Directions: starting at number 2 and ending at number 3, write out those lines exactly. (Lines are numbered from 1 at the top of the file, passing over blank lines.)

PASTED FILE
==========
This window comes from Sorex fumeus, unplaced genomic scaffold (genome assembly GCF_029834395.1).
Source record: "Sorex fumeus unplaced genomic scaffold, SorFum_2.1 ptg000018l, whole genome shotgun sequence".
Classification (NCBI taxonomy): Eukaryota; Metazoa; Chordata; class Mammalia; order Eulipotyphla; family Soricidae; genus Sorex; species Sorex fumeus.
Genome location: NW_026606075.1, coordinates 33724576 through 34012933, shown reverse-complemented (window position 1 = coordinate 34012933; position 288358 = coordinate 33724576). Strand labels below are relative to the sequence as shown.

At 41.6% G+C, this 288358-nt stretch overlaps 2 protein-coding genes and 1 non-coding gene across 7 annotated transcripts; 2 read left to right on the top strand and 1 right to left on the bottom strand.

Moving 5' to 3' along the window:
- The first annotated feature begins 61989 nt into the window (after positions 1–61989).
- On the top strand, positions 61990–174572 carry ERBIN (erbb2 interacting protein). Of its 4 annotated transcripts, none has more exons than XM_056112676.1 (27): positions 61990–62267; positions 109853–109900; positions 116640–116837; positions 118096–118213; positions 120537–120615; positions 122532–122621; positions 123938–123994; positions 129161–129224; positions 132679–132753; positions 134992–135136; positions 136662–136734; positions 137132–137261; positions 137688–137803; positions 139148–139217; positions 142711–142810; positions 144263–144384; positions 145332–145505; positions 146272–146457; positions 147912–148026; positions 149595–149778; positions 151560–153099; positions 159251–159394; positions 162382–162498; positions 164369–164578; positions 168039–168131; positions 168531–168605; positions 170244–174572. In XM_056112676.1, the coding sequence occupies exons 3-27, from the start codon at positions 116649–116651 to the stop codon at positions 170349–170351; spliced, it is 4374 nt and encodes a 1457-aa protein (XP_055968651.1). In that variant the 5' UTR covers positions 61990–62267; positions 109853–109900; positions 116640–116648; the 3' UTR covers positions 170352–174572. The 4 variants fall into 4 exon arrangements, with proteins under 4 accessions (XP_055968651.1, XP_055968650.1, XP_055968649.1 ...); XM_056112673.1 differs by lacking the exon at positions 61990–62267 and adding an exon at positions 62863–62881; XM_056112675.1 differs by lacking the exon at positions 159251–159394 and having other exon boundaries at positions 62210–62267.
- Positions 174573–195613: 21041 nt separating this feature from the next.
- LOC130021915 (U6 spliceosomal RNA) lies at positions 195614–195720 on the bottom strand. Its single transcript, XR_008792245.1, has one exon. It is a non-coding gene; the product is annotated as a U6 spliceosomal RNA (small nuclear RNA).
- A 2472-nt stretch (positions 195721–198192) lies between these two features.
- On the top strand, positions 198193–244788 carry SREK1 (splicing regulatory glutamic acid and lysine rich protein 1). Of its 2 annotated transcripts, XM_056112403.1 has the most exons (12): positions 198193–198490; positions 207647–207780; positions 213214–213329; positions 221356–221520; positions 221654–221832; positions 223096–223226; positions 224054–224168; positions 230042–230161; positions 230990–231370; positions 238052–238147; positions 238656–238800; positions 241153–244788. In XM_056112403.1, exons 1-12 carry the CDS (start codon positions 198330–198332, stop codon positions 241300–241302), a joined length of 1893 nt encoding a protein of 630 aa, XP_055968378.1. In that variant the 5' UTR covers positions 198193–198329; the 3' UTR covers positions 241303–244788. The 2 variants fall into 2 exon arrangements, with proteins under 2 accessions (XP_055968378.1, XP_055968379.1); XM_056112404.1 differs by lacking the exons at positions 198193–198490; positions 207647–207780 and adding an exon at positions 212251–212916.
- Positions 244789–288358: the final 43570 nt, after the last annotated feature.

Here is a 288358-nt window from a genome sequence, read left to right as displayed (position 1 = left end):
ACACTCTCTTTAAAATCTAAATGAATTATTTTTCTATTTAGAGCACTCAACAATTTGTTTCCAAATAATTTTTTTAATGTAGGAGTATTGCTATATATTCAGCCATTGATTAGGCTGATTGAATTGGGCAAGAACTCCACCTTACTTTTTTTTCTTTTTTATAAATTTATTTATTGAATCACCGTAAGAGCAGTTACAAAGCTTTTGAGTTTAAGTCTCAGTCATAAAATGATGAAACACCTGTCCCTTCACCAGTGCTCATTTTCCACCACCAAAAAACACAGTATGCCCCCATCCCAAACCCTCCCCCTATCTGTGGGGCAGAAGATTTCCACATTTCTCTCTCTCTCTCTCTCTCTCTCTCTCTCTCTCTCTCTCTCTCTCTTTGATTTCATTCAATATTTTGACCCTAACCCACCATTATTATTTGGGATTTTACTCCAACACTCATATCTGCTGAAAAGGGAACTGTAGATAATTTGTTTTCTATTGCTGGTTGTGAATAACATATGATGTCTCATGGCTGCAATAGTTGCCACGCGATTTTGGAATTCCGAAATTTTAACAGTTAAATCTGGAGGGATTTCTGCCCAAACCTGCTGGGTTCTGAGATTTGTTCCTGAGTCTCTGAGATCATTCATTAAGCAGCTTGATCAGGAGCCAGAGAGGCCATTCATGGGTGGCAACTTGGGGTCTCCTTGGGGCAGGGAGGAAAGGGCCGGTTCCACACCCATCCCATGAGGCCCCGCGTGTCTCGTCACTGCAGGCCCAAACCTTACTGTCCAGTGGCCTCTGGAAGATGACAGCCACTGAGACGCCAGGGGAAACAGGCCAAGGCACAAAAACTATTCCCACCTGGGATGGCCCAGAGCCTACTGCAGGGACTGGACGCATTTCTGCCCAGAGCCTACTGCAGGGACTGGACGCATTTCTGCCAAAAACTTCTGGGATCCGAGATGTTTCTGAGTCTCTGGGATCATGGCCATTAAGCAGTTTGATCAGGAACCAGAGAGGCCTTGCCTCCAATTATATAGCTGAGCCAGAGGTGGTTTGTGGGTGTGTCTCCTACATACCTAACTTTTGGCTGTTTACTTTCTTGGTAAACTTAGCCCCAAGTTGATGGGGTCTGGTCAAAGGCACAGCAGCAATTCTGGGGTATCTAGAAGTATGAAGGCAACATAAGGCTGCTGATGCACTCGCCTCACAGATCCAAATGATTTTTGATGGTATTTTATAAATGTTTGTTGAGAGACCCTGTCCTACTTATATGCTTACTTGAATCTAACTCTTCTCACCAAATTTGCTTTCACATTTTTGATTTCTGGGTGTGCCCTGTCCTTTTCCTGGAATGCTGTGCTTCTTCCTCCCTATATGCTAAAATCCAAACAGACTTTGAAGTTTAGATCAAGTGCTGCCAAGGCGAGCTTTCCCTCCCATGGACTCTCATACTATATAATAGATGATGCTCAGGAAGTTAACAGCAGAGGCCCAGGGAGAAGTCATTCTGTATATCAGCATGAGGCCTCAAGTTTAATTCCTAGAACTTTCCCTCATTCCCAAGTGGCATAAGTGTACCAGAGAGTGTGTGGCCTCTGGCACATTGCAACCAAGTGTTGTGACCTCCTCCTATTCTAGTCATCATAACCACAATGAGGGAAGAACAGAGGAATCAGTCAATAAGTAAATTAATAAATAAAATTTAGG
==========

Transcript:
Source record: "Sorex fumeus unplaced genomic scaffold, SorFum_2.1 ptg000018l, whole genome shotgun sequence".
Classification (NCBI taxonomy): Eukaryota; Metazoa; Chordata; class Mammalia; order Eulipotyphla; family Soricidae; genus Sorex; species Sorex fumeus.